Without a doubt, the best documentary of 2015.
Movie Review #1,017
HBO Documentary Films
2 hours, 25 minutes
Released May 4, 2015
Directed by Brett Morgen
Writer: Brett Morgen
“Kurt Cobain: Montage of Heck” is a difficult film to assess. Perhaps that’s because it’s just as difficult to take in–and it deserves a great hand for that. This is a masterful amalgamation of the experimental, the narrative, and the nonfiction. How much of it is actually true is impossible to determine, but we don’t care to determine it, either. “Montage of Heck” could be 100% fiction, and it still has our eyes glued to the screen.
We’ve never gotten a more personal account of Kurt Cobain, or any artist, on film before. It’s a vivid, graphic, lurid, and shockingly enthralling montage (as the title promises) of virtually anything that Cobain ever created. Forget the interviews with Kurt’s friends, neighbors, and family–these are what make the film into such a heavily personal account. Super 8 footage, haphazard notebook sketches, demos, budgets, love letters, autobiographical tape recordings, diary entries. The embellishments that have emerged through the production of the film add another dimension to its reality. We hear a variety of Nirvana songs not in their pure and produced forms, but in strange, surreal orchestrations by Jeff Danna. Whenever Kurt narrates his life story, it’s depicted in “Waking Life”-esque animation sequences.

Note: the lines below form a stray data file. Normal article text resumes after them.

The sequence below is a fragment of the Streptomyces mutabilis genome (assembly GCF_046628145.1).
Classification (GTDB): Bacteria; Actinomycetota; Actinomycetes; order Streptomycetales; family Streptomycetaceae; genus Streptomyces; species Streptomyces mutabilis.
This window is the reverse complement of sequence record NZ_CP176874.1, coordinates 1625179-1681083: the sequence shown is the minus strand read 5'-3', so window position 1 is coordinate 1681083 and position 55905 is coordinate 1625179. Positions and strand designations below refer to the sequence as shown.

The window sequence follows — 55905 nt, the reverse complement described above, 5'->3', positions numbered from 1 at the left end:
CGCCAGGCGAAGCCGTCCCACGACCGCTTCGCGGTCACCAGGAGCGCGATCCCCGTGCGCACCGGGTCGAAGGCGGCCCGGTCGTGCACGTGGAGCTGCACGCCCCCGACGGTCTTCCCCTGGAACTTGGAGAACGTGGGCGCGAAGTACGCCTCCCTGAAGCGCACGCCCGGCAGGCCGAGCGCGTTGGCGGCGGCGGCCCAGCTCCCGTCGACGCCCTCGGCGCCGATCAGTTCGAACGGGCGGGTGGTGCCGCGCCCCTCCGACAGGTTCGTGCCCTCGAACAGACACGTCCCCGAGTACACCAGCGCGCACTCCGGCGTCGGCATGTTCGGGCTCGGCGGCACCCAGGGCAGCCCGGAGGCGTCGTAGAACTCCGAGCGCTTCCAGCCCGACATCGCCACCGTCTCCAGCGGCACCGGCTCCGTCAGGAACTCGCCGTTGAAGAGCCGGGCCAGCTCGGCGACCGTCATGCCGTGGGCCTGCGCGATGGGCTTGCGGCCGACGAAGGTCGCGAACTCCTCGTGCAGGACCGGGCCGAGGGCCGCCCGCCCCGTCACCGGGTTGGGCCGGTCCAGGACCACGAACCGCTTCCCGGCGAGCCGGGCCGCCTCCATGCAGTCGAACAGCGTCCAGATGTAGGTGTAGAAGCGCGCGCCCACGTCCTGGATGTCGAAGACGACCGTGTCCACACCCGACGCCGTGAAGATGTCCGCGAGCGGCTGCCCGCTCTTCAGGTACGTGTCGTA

I’ll note that the film is intrusive on the life of Cobain and his wife Courtney Love. They couple is seen either naked or doing drugs several times throughout the latter half of the film. But it certainly adds to the affinity the film allows us to feel with Cobain. The film is a brutal work of art in that the more filth and depravity it reveals in Cobain’s life, the more it hooks us, and the more we begin to identify with the artist. His much-talked-about death is mentioned in nothing more than a ten-second title card, and for a film that both explores his life, that’s all that truly needs to be said about his death. We end up feeling sorry for Cobain’s unfortunate (and sudden) demise, but more than that, we find ourselves celebrating the genius that was present for that short period.